The first dedicated EHR and home care solutions have been in place in Scandinavia for 12-15 years, while the first GP systems have been available for more than 20. Routine tasks are nowadays carried out electronically by healthcare professionals on a daily basis. These include hospital admit/discharge/ transfer (ADT) functions, medication administration, clinical functions (planning, documentation and monitoring of results and vital signs), scheduling and physician order entry.
All Scandinavian countries focused early on building national e- Health networks. Now that they have been built, the focus has shifted towards providing patient-centric healthcare services across organizational boundaries, with a focus on security, regula tion, and standardization.
Healthcare services across the Scandinavian countries also benefit from their collaborative efforts around technology. For example, Norway, Denmark and Sweden have linked each of their national networks to form the Nordic Healthcare Net. Additional examples of collaboration include the Nordic Centre for Classifications in Healthcare, and the Collaborative Network of Nordic e-Health Competence Centres.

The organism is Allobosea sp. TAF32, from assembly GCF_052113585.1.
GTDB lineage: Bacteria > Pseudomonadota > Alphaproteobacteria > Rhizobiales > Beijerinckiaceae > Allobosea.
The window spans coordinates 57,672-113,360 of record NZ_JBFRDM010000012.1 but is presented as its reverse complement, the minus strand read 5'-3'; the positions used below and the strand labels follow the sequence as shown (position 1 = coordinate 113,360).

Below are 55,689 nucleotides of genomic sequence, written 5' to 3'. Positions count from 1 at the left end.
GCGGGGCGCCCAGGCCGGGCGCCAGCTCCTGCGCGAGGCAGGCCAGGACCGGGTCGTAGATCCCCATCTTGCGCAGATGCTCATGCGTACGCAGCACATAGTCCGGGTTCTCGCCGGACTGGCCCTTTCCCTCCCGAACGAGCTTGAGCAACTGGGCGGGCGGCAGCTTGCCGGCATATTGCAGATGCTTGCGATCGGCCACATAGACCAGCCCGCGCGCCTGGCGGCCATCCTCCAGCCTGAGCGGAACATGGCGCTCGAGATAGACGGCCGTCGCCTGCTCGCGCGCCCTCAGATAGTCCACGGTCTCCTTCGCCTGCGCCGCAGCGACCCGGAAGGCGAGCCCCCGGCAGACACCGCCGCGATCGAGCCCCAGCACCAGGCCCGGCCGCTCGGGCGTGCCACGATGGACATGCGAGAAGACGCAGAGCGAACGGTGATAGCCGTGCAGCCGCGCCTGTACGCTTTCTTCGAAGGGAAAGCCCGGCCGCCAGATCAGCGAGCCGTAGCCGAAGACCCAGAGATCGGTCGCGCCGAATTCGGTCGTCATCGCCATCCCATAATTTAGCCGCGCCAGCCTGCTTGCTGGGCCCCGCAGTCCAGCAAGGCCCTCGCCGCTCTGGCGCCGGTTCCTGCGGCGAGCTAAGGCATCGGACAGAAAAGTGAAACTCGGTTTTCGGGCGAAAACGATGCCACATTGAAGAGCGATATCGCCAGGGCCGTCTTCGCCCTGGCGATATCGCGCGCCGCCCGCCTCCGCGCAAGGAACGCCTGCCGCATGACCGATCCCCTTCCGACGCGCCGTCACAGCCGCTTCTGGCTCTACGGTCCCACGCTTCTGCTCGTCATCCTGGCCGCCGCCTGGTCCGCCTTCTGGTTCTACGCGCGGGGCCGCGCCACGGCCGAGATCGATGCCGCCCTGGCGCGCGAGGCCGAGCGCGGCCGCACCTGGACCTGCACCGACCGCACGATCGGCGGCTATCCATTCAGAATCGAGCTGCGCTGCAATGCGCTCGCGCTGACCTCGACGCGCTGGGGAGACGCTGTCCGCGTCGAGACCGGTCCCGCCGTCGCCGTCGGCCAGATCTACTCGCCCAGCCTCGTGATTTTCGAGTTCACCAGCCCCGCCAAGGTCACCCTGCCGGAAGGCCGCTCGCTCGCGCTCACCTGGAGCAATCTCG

In Denmark, hospital biochemistry and immunology departments will soon be able to receive electronic requests from GPs through the Danish National Health Portal, while to date, all 98 municipalities have invested in homecare solutions for administration, planning and clinical documentation. In Norway, the national healthcare network includes all hospitals and a significant proportion of primary care practices. It facilitates telemedicine and the interchange of electronic messages (lab reports, referral and discharge letters and radiology reports). Norway is also known for the fact that more than 99 percent of GPs use an EMR-system for a majority of their clinical and administrative tasks.
Overall, we are looking at exciting times for healthcare IT. As healthcare systems worldwide try to balance resources and improve business processes and workflows, there is a growing consensus that a more intelligent, innovative healthcare system is within reach. What is definite is that information technology is set to revolutionize healthcare delivery and to significantly impact healthcare systems and processes.
The role of European institutions and activities, in particular the e-Health action plan, in raising awareness in this field is evident. More than half of the countries within the EU make an explicit reference to at least one initiative or policy document at the EU level and seven refer directly to the e-Health Action Plan as the basis of their developed national strategy.